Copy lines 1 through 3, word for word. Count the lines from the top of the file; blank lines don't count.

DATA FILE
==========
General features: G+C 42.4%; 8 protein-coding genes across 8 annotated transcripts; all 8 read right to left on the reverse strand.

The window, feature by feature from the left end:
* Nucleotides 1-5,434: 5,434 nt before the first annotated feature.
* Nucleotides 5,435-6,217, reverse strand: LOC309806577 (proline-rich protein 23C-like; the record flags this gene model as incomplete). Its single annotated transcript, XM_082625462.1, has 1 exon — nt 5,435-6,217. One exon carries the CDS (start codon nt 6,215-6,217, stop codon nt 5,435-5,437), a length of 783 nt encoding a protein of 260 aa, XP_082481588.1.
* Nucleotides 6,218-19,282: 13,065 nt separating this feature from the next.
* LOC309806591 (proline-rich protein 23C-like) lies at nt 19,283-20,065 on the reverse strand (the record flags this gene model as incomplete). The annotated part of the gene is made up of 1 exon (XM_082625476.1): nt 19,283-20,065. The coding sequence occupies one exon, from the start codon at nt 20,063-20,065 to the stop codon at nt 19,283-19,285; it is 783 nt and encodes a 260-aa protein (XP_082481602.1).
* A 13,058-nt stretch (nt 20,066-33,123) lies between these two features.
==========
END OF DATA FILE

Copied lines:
General features: G+C 42.4%; 8 protein-coding genes across 8 annotated transcripts; all 8 read right to left on the reverse strand.

The window, feature by feature from the left end:
* Nucleotides 1-5,434: 5,434 nt before the first annotated feature.